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Compare Dracula with Frankenstein

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Author: Bram Stoker Mary Shelley
Brief Author Bio: One of seven children, Bram Stoker was born to upper-middle-class Irish Protestant parents in the middle of the nineteenth century; he suffered a grave illness at age seven, which caused him to turn to reading and probably prompted his interest… The Daily Telegraph, working as a literary reporter and critic. He began writing Dracula, his only successful novel, during this period of employment; it went on to become a sensation on its publication in 1897. Stoker wrote other novels and short stories before his death, of stroke, in 1912, but none approached the popular acclaim of Dracula. The novel has become a part of the Western popular imagination, drawn as it was from Victorian ideas of morality and reinterpretations of Central European myths about "wampyrs," or vampires.' href='#'>more Mary Wollstonecraft Shelley was the daughter of the philosopher William Godwin and the writer Mary Wollstonecraft, who wrote "Vindication of the Rights of Woman" (1792). Shelley's mother died in childbirth and she was raised by her father. At age 18… Frankenstein (1818) was her first and by far her most successful work of fiction.' href='#'>more
Historical Context: Dracula can be framed against the social and political currents of the Victorian period in English society, which existed during the reign of Queen Victoria from 1837 to 1901. During this time, England experienced a great deal of economic, social… more Most critics consider the Gothic genre a reaction to the "Age of Reason," a movement in 18th-century British and European art and politics that stressed the power of the human mind above all. Empowered by an unchecked faith in humanity… more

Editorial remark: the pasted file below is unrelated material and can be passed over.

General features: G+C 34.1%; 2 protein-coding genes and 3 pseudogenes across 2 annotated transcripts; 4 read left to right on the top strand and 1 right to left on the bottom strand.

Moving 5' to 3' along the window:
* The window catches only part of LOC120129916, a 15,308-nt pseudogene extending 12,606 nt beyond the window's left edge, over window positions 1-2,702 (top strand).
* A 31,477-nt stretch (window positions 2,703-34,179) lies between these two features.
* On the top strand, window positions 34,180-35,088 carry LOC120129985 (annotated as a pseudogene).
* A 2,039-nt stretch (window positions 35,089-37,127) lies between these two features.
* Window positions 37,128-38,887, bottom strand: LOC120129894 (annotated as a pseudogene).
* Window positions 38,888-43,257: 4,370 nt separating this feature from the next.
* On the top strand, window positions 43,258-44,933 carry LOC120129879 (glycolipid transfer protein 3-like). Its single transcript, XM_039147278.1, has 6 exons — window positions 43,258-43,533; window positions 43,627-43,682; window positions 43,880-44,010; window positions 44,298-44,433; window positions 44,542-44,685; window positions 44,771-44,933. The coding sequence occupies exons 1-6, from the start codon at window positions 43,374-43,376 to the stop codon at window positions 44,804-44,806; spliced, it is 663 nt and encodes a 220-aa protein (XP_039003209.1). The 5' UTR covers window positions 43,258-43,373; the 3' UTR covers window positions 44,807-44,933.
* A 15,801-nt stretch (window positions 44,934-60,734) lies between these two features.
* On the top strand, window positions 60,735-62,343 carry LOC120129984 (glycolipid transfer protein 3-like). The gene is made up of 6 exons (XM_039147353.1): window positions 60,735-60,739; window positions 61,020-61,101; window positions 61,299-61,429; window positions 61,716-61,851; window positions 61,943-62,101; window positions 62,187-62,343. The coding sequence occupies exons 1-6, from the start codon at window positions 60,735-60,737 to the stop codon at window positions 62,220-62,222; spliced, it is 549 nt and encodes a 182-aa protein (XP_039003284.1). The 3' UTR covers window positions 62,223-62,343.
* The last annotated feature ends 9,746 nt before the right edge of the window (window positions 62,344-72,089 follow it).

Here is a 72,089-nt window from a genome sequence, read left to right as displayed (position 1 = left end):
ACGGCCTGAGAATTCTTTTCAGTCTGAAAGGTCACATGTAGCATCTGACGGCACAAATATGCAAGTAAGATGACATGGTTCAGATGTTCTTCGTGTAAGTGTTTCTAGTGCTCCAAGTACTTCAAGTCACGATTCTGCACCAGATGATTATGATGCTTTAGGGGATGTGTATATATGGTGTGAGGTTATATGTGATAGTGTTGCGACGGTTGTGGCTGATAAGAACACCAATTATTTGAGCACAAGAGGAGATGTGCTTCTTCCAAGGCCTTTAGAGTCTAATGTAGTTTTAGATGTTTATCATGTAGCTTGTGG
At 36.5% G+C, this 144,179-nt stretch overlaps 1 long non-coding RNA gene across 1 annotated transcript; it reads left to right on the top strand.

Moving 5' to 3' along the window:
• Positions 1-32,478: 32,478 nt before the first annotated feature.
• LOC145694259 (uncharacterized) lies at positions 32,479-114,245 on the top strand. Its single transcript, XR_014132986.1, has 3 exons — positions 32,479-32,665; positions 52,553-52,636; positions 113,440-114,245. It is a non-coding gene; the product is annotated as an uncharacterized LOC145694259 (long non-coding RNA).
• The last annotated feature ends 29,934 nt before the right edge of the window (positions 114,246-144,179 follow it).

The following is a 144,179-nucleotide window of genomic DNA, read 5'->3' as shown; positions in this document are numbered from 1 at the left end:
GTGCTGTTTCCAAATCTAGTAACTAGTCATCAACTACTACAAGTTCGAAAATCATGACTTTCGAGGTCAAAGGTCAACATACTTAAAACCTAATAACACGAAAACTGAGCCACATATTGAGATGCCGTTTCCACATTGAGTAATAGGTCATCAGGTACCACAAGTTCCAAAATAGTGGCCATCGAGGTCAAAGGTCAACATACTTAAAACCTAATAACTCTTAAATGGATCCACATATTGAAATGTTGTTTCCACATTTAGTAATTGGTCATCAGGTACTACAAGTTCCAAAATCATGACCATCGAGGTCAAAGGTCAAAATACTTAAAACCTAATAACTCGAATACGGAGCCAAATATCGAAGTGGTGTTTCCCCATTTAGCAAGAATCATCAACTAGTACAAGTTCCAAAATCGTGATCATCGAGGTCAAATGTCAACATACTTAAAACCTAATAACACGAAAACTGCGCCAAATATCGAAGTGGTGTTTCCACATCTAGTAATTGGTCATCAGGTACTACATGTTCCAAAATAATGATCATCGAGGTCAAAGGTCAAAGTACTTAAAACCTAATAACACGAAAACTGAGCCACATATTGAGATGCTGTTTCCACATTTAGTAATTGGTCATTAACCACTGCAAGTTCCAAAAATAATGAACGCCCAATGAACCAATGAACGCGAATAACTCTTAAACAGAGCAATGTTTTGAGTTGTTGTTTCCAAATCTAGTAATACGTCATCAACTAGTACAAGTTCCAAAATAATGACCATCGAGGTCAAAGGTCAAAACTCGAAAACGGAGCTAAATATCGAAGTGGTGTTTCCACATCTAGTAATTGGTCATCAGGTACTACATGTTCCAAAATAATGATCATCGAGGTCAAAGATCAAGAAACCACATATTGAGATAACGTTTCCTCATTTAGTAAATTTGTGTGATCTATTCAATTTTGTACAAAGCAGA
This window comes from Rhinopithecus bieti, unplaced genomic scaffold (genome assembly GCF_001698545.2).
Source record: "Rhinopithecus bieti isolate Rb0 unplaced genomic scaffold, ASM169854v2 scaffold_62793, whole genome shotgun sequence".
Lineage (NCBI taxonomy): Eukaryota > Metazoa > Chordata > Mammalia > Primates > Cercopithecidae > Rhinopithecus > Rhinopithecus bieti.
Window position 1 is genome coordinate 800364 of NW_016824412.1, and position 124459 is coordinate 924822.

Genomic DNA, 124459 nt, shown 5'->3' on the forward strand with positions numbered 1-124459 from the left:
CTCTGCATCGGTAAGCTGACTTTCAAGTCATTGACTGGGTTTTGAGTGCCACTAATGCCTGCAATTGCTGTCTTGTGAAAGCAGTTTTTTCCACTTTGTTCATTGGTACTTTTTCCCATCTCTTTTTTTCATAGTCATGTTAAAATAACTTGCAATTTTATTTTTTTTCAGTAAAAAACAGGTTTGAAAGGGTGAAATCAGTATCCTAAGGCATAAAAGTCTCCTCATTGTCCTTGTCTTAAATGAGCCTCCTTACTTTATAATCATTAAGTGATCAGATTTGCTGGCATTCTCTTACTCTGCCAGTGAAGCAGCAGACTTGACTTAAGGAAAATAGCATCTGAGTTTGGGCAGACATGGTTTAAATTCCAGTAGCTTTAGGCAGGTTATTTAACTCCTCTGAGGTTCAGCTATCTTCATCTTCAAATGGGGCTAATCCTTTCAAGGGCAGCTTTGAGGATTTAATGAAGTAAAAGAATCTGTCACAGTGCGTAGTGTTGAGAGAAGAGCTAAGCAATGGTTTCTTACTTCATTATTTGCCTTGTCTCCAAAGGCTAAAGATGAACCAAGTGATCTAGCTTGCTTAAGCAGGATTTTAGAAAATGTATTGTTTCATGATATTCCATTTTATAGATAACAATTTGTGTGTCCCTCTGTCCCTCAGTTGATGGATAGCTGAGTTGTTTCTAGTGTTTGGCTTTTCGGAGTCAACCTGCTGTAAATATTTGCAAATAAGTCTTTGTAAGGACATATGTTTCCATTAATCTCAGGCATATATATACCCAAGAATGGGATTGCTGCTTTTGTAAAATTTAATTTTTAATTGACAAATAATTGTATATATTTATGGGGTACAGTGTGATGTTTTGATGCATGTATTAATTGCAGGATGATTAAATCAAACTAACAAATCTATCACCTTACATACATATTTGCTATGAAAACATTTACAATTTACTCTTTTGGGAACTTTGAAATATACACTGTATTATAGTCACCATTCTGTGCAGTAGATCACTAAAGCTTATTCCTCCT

When Published: May 1897 1818
Literary Period: late-Victorian, but drawing on the Gothic and melodramatic traditions in the English novel Switzerland and London, England: 1816–1817
Genre: horror; horror-romance; Gothic novel; novel-in-letters Gothic novel
Setting: Transylvania and in and around London, England; the very end of the 1800s Switzerland, France, England, Scotland, and the North Pole in the 18th century
Climax: The group locates Dracula in Transylvania, and stabs him in the heart and beheads him, thus freeing his soul to heaven and freeing Mina from his spiritual grasp The Monster's murder of Elizabeth Lavenza on her wedding night to Victor
Antagonist: Count Dracula The Monster
Point Of View: first-person (as relayed through letters and journal entries by various characters) Frankenstein is told through a few layers of first person narratives. Walton is the primary narrator, who then recounts Victor's first-person narrative. In addition, Victor's narrative contains the monster's first person story as well as letters from other characters.
Plot Summary Dracula opens with a young solicitor's assistant, Jonathan Harker, en route from Budapest into Transylvania, to visit the Castle Dracula and to meet with Count Dracula, a nobleman who has recently purchased an estate in London called Carfax. Harker worries, as he approaches the castle, about the superstitious locals, who seem to fear Dracula. Harker is picked up by a strange driver and taken to the castle, where he meets the Count and begins to discuss business. Harker finds the Count odd—he... Robert Walton, the captain of a ship bound for the North Pole, writes a letter to his sister, Margaret Saville, in which he says that his crew members recently discovered a man adrift at sea. The man, Victor Frankenstein, offered to tell Walton his story. Frankenstein has a perfect childhood in Switzerland, with a loving family that even adopted orphans in need, including the beautiful Elizabeth, who soon becomes Victor's closest friend, confidante, and love. Victor also has a caring and...